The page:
On these pages you'll read coming out stories of the lives of real people from the greater Fox Valley.
It’s an age-old question: Should you tell someone you're gay, lesbian, bisexual or transgendered? Or in other words Should you come out of the closet? How do you come of of
the closet? Chances are (since most of us have been there!) that you've felt forced to keep your sexual orientation secret from others. We’re devoting space to share some coming out stories. We'd like to hear your stories.
How did you "come out"?
Let us know. Send a few lines or a couple of paragraphs to email@example.com . Include as much of your name and locale as you feel comfortable revealing: i.e., "Ralph -- Antigo" or "B.D. -- Kewaunee County." We'll post your stories below.
Theresa Weise-Green Bay
My story begins after I ended a heterosexual relationship of 13 years. I decided it would be in my best interest to take some time to find myself. So I moved into "my" first duplex and attempted to do so. About a year later, I began doing more and more with a co-worker, well actually my boss. Our friendship gradually grew, until that magical day when it all made sense. I guess somewhere deep down I knew I was attracted to women, but until this time it
never transpired. Before we became a couple, I knew I was getting interested by my jealousy, my desire to speak to her daily, and my excitement to see her. It all makes sense now, but at the time I was quite scared. What would my family think, would I be treated badly, would there be violence against me,like I had seen on TV. But we took the chance and it has been 4+ years and growing each day. I have never felt so happy in a relationship. Finally, my soulmate, who would have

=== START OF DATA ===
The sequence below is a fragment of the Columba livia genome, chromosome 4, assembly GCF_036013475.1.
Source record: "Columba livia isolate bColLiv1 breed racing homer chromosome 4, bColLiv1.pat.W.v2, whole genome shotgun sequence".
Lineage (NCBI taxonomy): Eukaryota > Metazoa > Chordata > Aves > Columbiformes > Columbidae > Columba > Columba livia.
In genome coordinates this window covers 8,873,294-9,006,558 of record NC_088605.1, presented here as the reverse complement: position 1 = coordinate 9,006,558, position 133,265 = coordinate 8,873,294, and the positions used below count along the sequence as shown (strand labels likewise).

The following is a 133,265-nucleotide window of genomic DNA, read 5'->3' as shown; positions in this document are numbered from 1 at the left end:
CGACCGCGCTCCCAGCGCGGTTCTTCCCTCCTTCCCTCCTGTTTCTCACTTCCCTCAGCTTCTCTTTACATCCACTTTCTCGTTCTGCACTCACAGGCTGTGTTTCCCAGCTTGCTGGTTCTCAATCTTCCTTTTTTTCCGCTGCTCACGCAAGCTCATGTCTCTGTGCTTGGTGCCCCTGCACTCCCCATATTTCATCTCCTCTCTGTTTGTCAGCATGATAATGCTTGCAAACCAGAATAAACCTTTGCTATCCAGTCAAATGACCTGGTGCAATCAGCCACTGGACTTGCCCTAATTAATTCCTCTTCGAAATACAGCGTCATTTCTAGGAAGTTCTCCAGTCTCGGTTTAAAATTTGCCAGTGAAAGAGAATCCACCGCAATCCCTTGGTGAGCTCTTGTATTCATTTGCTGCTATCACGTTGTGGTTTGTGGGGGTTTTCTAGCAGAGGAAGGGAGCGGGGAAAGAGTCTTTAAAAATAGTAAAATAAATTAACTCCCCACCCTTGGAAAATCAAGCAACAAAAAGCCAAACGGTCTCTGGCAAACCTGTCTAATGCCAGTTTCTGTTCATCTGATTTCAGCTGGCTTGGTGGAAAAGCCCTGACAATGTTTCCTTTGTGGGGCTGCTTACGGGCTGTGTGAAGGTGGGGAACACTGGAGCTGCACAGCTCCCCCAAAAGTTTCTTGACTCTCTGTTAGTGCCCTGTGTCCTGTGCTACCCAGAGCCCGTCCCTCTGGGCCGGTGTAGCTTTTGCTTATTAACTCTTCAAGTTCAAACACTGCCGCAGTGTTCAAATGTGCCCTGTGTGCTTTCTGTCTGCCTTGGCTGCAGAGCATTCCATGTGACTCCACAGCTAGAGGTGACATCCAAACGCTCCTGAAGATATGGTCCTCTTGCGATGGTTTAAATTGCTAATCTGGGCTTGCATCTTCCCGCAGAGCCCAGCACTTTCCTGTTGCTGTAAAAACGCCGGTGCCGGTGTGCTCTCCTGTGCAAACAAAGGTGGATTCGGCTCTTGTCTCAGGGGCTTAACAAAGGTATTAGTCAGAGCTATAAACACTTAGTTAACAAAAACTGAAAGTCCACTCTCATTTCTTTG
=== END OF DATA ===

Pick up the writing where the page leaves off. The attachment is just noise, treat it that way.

thought it would have been a woman.
So anyway when I told my sister she said " I know", my cousin was excited, and my mom, well she was very quiet. It took her awhile to accept this transition. She would ask me " is it because of the way men have treated you?" and "what if you broke up would you go back to men?'. I guess she called my sister one
day and vented to her, asking her questions and easing her confusion. Even my religious sister said " I don't agree with it, but you are my sister and nothing will change that." So I have been very fortunate that my family and friends have been supportive. Even at my workplaces people have been accepting. The only discrimination I have had was a nasty religious flyer put on our fence at home. Besides that, I feel very grateful for the understanding. Green Bay can
be quite conservative, but I have not personally been victim to it.
Since then my partner (still not quite use to that word) Julie and I have had a commitment ceremony in Maui, it was beautiful. We have purchased a beautiful old home in what I am learning is GB's gay district, and we are the proud parents of two dogs, Romeo and Juliette, and a cat named Dante.
I hope my fortune can help someone else come out to their family or friends. Oh yeah, and I had to quit my job where Julie and I worked, but it was sooo worth it.
John Olski -- Door County
At work, the YMCA Board of Directors disbanded after a morning meeting. A passing
coworker said she didn't know why anyone would devote volunteer time to dull meetings. I offered that meetings wouldn't be dull if one believed in the organization, a point with which another coworker agreed. I then remembered having seen the second coworker's photo in the local paper, in conjunction with an organization for which she is a board member. She looked surprised when I mentioned it, but was pleased to explain the organization to the first woman.
Only then did it occur to me that I also serve on a board of directors. I mentioned this, and both of my coworkers looked surprised, like grade-schoolers encountering a teacher in the supermarket and realizing that he also has to shop. I said that the organization is Positive Voice and added that it serves gay, lesbian, bisexual and transgendered people in Northeast Wisconsin. The following silence was a moment of
hesitation that occurs when coming out: people are taught that "gay" is controversial, and they don't want to say the wrong thing. I helped out by adding that it isn't easy to find resources and meet people in a rural area, to which the first coworker replied "Isn't that true."
If I didn't say "I'm gay," I think I suggested it. At the very least, I
revealed myself to be more than just a desk clerk, because I support GLBT people.